Video games might actually benefit the brains of the children who play them. In a new study published in the journal JAMA Network Open, researchers at the University of Vermont collected data from over 2,200 children between the ages of 9 and 10. The children performed two cognitive tasks while undergoing functional MRIs. The researchers looked at whether children who played 3 or more hours per day differed in their performance and brain activation patterns during the cognitive tasks compared to children who didn’t play video games at all. The researchers observed that the children who played video games outperformed the non-video gamers on both cognitive tests. They also appeared to have faster reaction times and superior working memory, along with brain function improvements in areas involved in vision, attention and memory processing.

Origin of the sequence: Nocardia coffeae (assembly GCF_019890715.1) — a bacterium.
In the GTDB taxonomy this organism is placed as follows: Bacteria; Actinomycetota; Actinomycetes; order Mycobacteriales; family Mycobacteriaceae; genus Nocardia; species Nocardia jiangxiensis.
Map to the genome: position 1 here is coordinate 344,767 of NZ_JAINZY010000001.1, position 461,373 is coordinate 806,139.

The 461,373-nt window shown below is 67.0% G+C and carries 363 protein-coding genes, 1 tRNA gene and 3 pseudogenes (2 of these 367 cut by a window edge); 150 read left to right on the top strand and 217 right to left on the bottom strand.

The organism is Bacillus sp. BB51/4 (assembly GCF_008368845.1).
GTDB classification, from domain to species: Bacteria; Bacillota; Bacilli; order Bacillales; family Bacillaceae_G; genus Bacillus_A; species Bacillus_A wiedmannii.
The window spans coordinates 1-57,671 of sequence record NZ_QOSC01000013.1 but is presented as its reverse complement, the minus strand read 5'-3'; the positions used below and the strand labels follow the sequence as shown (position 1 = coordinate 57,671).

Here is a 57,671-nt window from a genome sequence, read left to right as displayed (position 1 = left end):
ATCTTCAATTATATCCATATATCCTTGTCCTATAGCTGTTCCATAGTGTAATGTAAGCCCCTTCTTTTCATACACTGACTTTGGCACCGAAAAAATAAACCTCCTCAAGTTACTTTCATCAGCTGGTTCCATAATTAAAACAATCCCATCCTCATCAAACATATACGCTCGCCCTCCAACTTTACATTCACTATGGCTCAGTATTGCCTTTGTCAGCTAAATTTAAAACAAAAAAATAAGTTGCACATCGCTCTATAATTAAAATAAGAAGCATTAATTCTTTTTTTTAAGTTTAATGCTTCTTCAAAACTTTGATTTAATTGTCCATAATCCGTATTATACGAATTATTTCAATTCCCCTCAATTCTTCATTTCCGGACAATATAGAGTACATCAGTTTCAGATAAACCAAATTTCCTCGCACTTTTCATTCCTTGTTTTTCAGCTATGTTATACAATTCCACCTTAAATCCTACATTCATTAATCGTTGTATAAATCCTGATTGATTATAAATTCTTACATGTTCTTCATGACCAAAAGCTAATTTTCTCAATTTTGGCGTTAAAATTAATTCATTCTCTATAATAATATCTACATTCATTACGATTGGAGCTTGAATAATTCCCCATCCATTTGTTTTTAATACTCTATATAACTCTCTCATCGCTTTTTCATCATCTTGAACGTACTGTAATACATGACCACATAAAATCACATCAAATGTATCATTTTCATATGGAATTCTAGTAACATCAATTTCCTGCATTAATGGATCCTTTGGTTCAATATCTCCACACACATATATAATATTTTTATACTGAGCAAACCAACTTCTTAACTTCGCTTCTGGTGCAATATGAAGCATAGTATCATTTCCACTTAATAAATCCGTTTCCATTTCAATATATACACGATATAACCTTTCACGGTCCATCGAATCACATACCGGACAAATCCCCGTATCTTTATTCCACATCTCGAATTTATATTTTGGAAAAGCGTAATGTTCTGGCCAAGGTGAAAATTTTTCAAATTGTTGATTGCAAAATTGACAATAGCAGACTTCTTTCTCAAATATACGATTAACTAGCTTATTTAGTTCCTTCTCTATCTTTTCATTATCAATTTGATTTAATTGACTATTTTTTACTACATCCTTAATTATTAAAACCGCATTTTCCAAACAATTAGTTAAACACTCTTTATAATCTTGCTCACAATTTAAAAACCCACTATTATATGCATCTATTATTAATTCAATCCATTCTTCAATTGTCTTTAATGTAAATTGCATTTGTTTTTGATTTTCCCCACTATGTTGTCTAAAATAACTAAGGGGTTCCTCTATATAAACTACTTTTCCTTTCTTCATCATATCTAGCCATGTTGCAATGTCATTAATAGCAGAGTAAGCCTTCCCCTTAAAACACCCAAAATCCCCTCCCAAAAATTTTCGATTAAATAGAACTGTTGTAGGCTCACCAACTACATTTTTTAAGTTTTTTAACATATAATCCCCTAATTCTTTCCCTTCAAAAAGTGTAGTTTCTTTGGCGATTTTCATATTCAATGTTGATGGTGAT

That’s Gotta Hurt
The Injuries That Changed Sports Forever
Through the stories of a dozen athletes whose injuries and recovery advanced the field (including Joan Benoit, Michael Jordan, Brandi Chastain, and Tommy John), Dr. Geier explains how sports medicine makes sports safer for the pros, amateurs, student-athletes, and weekend warriors alike.Get the Book